After a few chapters of running and shooting, he falls through what seems like a glitch in the code and lands in another game, shooting at stooges in Nazi uniforms. Then, a high-speed chase begins, through a metaverse of game-worlds, from Grand Theft Auto-type car chase games to medieval world role-plays, rules, outfits and weapons changing as he goes. Ross soon discovers he isn’t the only human who’s ended up there. And, while you can’t be killed, the downside is that no one knows the way back – and Ross has important reasons for wanting to get back.

It’s trademark Brookmyre – the inventiveness, the sarcastic humour (there is a game world he created primarily to satirise the Daily Mail), the hero who is more competent than he seems, the violence (even more farcical than ever, since the fatally wounded simply “respawn”). But all is not well in game world: a shadowy police force called the 
Integrity are trying to shut down the portals between games, and interspersed chapters hint at an even darker metagame, involving Ross’s employer back on earth.

It’s also a romp through the history of video games, from the primary colours of Pac-Man in the 1980s, through platform games and first person shooters to today’s sophisticated graphics and large-scale internet-based games. Bedlam will chime with anyone who played the early internet-based games, relying on dodgy dial-up modems, and trying to make sure they were out when their parents got the phone bill.

“I think gaming has now got such a role in popular culture, and that hasn’t really been explored in fiction. They are a part of our personal history as we grow up. We’re used to the way pop music has a role in our lives, we refer to particular times in our lives and remember what we were listening to, the TV shows, the movies. I think increasingly people will also relate to what games they were playing. This book might be the video game equivalent of High Fidelity.”

While Bedlam is packed with references to existing games, he has made up a few too. It’s a balancing act: get the gaming references right or you will be “besieged” by gamers, but appeal to non-gamers too. Bedlam has it’s fair share of gutsy female characters, to ward off the accusation that it will be “a boys and toys book”.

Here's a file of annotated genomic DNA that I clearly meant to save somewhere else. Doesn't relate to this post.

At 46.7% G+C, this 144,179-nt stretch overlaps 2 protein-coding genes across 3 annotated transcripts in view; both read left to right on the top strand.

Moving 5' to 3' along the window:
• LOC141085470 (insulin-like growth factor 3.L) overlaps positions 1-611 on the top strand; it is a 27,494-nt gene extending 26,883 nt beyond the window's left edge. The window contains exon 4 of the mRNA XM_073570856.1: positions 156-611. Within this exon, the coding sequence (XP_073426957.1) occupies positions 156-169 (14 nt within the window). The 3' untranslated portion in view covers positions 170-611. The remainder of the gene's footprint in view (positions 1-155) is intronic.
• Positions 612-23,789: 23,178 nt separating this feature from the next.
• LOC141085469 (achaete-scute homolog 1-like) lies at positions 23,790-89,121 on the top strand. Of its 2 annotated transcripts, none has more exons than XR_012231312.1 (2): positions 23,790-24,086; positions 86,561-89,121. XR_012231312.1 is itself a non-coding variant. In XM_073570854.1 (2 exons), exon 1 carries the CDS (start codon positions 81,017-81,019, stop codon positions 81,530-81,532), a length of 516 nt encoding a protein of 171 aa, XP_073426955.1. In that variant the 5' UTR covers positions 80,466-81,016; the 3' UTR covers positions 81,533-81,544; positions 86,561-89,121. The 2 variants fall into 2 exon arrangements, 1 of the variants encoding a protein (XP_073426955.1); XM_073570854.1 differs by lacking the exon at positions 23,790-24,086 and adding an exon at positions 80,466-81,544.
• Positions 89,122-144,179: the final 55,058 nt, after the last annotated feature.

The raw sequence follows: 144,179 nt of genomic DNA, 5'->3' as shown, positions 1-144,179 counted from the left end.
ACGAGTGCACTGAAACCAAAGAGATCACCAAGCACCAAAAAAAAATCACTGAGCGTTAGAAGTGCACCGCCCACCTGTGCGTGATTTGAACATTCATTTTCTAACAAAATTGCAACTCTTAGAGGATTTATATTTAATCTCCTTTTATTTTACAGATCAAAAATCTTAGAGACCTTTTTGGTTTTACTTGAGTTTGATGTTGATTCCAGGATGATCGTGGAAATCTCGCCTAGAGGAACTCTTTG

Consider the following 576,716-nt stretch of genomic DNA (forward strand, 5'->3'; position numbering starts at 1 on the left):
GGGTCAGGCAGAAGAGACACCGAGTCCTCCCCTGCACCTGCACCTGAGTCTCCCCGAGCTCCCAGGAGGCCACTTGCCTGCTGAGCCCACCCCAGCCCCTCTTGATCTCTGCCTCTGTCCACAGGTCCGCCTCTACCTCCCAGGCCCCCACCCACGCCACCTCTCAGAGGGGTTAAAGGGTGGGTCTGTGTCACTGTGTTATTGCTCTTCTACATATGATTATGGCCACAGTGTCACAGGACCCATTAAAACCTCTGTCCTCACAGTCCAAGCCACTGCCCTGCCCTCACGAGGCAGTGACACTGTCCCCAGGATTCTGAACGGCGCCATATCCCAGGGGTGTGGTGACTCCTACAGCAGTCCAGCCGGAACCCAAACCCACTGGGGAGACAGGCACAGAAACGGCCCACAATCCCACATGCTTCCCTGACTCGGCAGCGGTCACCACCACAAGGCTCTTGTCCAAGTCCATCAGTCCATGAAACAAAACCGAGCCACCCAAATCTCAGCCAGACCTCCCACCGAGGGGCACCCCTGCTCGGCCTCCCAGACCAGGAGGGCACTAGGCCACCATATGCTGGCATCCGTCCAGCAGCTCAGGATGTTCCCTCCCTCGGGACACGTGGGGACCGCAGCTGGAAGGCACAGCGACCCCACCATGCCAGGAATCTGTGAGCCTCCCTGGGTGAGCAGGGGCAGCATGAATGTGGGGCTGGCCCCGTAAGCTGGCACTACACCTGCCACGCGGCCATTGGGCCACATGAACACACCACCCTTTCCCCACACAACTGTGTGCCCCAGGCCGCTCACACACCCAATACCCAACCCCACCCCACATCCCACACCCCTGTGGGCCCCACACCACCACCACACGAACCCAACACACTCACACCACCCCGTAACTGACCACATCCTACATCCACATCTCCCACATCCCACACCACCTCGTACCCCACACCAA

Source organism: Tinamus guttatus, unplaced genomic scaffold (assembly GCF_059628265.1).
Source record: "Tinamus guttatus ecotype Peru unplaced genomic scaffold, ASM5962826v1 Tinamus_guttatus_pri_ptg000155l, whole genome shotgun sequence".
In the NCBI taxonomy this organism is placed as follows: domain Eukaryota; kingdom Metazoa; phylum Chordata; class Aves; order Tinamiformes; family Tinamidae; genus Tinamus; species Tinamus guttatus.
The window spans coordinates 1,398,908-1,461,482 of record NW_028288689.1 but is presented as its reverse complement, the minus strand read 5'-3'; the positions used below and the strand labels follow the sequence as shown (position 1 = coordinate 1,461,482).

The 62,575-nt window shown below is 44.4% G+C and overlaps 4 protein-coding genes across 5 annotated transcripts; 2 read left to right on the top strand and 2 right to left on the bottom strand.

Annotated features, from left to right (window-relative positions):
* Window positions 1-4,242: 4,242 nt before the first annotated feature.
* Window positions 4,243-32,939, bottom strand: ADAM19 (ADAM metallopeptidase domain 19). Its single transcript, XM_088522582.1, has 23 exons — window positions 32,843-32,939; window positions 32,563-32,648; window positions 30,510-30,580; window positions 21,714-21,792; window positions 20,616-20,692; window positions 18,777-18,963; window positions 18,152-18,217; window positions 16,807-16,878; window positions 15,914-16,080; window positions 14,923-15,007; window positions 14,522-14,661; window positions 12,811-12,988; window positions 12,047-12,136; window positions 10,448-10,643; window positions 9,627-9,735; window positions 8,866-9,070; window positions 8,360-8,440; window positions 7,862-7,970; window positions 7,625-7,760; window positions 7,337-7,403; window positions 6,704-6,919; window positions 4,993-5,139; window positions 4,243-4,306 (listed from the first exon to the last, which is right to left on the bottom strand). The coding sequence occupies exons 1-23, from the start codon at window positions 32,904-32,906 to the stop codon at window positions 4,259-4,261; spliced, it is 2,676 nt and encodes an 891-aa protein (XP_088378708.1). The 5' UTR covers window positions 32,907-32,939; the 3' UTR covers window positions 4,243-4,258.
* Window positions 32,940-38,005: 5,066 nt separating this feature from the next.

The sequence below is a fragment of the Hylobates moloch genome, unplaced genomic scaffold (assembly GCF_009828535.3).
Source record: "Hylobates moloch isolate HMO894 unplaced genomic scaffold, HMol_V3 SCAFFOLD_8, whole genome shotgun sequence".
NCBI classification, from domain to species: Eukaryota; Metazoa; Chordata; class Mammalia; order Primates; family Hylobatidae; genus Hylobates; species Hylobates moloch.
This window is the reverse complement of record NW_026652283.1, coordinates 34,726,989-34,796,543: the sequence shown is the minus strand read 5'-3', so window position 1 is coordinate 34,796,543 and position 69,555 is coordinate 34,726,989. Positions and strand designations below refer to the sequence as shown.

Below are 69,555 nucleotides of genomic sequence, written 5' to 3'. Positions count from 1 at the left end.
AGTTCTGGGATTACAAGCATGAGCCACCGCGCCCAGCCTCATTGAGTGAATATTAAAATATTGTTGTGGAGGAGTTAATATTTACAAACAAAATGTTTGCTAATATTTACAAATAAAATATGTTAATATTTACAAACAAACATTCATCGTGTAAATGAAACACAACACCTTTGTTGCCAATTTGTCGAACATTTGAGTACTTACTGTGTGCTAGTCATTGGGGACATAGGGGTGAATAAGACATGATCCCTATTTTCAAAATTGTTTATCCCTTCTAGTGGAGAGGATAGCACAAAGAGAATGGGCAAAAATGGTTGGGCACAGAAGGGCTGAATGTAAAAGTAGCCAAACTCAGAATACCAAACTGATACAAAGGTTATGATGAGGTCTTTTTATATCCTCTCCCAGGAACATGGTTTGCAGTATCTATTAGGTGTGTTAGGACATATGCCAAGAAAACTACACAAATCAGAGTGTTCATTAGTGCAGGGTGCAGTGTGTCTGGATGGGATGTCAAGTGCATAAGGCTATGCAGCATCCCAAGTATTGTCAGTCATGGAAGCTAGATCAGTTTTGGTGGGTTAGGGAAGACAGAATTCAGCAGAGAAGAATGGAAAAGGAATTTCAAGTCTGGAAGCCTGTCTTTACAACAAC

And Brookmyre adds a few twists of his own. “Every time you play a game, you’re the hero,” he says. “The big breakthrough for me was when I thought, what if the guy finds himself inside a video game and he’s nobody, he’s just one of the canon fodder grunts that you normally kill on the first map. When I told Kerry and Nick from RedBedlam, they just lit up. And then I said that he goes into other worlds and they went: ‘Oh my god, no-one’s ever done that before!’”

There is a boyish excitement to all of this, as there often is about Brookmyre’s books. The man is a package of contradictions. He is an incredibly hard-working writer who rarely misses his mark, yet he is happy to describe his own books as “unashamed escapism”. He is unfailingly polite, a domesticated dad who takes care of things at home while his wife Marisa works as an anaesthetist, yet I’ve heard him tell potty-mouthed tales at book festivals that would make Irvine Welsh blush.

He has never made grand claims for his books. He has thought up ever funnier titles – Attack of the Unsinkable Rubber Ducks, All Fun and Games Until Somebody Loses an Eye – and more bizarre adventures. They’re violent, yes, but when Jack Parlabane disembowels a dead enemy and abseils down a building using his intestines as a climbing rope, it is also darkly funny. Bedlam is in a strange position in his oeuvre: it contains some of the most serious material he has written so far, yet its gaming context will make it easy for critics to dismiss.